So far the summit has been well received. Inevitably there is some griping from those who oppose contraception for religious reasons. But no good deed goes unpunished, and in this case the summit has come under what might be called friendly fire. Oxfam’s Barbara Stocking appears to have read my guide on to how to criticise aid projects without realizing it was intended as satire. She is right that contraception is not a panacea, but I must have missed the DFID press release which claimed otherwise. And nobody who heard the speeches of David Cameron, Andrew Mitchell or Melinda Gates could take seriously her accusation that this agenda is driven by population control rather than women’s rights. I am consistently annoyed by the inability of the development industry to recognise and praise moral courage when they encounter it.
Much as I admire the substance of what has been achieved by both ‘golden moments’, there was much I did not like about the ‘London Family Planning Summit’. It was not really a summit, in the sense of an international meeting to make decisions. Rather it felt more like Disney meets Davos, with a lot of choreographed announcements and uplifting videos. (Except Disney would have done a better job of putting more women on the stage.) The previous British government caused a certain amount of irritation around the world by summoning world leaders to participate in events whose primary purpose seemed to be to allow British politicians to bask in the limelight, and the current government would do well not to follow in their footsteps. President Museveni of Uganda said publicly that he did not see why he should fly 4,000 miles to be given the chance to speak for five minutes. (Watch the video from 6’03” where he says, ‘this is not a theatre and I am not an actor’). I heard similar exasperation privately from other international guests. And the Gates Foundation seems to be labouring under the illusion that it has become a sovereign country.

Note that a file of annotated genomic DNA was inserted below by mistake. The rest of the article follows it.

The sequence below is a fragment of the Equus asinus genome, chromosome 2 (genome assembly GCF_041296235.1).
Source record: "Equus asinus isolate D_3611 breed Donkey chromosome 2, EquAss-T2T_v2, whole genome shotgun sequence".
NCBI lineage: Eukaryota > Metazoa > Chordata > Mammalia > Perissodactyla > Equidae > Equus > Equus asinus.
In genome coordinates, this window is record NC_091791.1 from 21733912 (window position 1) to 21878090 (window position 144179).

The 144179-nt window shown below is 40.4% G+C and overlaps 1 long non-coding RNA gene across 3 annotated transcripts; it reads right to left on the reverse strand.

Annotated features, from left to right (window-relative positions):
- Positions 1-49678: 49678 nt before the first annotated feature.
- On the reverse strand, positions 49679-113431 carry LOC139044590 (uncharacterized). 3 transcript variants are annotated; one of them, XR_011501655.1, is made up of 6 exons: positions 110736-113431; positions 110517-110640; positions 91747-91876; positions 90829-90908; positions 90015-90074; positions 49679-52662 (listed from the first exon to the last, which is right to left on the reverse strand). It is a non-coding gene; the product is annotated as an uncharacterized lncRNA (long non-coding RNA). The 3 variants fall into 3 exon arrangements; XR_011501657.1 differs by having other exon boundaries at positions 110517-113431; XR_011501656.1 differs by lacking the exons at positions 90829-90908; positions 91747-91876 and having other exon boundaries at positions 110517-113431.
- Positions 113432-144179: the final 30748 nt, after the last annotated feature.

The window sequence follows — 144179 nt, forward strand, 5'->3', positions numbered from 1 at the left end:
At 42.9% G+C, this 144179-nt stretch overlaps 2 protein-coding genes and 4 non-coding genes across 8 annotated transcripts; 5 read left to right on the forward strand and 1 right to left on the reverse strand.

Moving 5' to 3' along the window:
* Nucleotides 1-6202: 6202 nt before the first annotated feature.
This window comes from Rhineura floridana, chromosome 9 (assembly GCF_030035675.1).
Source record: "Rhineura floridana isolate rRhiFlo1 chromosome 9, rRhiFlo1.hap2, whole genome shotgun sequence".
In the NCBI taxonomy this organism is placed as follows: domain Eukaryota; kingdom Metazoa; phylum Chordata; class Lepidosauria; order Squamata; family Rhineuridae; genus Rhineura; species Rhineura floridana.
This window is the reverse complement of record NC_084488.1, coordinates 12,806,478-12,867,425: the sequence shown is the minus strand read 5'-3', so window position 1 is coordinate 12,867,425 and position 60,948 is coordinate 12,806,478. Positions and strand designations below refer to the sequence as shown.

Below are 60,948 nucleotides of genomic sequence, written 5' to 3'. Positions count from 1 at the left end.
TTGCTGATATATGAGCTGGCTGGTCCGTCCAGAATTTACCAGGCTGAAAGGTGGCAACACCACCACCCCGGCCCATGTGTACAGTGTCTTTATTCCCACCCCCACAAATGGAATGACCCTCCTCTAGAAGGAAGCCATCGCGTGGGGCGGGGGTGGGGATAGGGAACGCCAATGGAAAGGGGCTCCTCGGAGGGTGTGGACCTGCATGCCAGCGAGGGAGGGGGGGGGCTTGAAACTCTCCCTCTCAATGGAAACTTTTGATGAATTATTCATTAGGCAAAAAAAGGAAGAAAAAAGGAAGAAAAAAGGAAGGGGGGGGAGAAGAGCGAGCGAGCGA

Even so, irritating the global elite is a small price to pay for a process which appears to have brought about a once-in-a-generation change in attitude towards contraception and the commitment of substantial funds and political commitment, which will bring real improvements to the lives of millions of women and save millions of lives. In a sane world we should be able to do this without having to create artificial ‘action forcing events’. But in the absence of a better approach, the British government did what it had to do to build momentum, secure high level political commitment and raise the money which was announced on Wednesday. (And DFID staff deserve particular thanks for their hard work, professional knowledge and networks which pulled this all together.)
So let’s suspend our professional cynicism for today (only) and applaud David Cameron, Andrew Mitchell and the Gates Foundation for what they have achieved with both golden moments. They’ve taken a brave political gamble to focus attention on family planning, and to twist arms all around the world to ratchet up funding. In both vaccines and family planning they’ve picked important issues, and put their money behind demonstrably cost-effective ways to help people in developing countries. Their leadership will transform the lives of millions of people.